Tuesday, December 11, 2007

The Peterlin matter: AHARONIAN v. GUTIERREZ

Judge JAMES ROBERTSON deep-sixed the position of Greg Aharonian, et al., in the matter of Margaret Peterlin holding the job of Deputy Under Secretary of Commerce for Intellectual Property (see 2007 WL 4282064 (D.D.C.))

The argument under 35 U.S.C. s 3(b) was deemed "dead on arrival":

FDIC v. Bender, 127 F.3d 58, 67-68 (D.C.Cir.1997) ("It is well understood in this Circuit that when a plaintiff files an opposition to a motion to dismiss addressing only certain arguments raised by the defendant, a court may treat those arguments that the plaintiff failed to address as conceded.")

Of the qualifications issue itself, the court noted:

The presumption must be that decisions involving high-level
policymaking personnel are left primarily to the executive. Cf. Myers v. United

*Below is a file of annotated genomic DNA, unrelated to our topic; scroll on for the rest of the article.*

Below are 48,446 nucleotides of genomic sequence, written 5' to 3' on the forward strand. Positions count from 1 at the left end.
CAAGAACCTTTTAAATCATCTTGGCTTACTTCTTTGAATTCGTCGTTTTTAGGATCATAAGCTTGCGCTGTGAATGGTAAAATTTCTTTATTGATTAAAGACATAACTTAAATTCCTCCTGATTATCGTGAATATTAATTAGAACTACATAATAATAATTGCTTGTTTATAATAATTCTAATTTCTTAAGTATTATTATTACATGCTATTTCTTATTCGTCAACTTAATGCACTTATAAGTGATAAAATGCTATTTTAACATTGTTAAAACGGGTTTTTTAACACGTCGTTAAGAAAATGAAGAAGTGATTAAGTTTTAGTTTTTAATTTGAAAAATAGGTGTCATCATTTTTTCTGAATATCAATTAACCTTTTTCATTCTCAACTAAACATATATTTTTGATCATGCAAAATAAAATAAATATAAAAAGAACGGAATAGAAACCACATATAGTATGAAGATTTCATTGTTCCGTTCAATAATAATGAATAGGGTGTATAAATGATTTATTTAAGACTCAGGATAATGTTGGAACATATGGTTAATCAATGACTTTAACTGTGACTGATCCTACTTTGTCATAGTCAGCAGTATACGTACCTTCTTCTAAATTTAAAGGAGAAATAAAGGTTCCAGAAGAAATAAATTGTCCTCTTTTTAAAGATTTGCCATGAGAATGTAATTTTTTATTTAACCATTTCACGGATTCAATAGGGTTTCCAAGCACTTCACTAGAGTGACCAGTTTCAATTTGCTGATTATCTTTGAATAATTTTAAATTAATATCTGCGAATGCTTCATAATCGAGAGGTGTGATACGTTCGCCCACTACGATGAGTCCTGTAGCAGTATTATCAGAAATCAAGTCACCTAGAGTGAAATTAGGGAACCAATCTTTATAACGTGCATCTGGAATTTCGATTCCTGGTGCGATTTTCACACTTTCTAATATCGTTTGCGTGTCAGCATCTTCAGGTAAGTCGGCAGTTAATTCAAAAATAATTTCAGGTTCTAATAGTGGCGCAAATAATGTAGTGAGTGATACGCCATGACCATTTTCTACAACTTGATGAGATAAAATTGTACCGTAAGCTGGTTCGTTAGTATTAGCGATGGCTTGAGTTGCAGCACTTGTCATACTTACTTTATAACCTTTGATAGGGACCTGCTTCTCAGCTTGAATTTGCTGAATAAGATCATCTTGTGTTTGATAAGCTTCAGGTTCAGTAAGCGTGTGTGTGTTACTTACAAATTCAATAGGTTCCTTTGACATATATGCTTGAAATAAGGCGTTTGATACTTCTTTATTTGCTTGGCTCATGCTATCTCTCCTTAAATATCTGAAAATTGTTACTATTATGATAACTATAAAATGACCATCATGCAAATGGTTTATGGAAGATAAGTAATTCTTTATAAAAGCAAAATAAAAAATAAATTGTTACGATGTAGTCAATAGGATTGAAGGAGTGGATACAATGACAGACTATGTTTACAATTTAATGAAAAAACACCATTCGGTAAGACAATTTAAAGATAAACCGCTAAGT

States, 272 U.S. 52 (1926). In such a situation, one would expect Congress to speak
in precise terms if it intended the courts to monitor the minimal qualifications
for agency officers. Here, Congress has given only the broadest of
instructions--that the Deputy Director should have "a professional background and experience in patent or trademark law." 35 U.S.C. s 3(b). The statute is silent as to the content of those terms. Were the decision subjected to APA review, the Court--not Congress--would be the ultimate source of the standards by which the qualifications of Ms. Peterlin would be judged: Is a law degree necessary? Is it sufficient? Are law school courses in intellectual property a requirement? Is certification to practice before the USPTO? Is law firm experience? How many years? If Congress had intended the extraordinary situation in which judicial review would
reach to the very qualifications of agency officers for their policymaking
positions, its statute would not be drawn "in such broad terms that ... there is no
law to apply." See Citizens to Preserve Overton Park v. Volpe, 401 U.S. 402,
410 (1971) (citation omitted).


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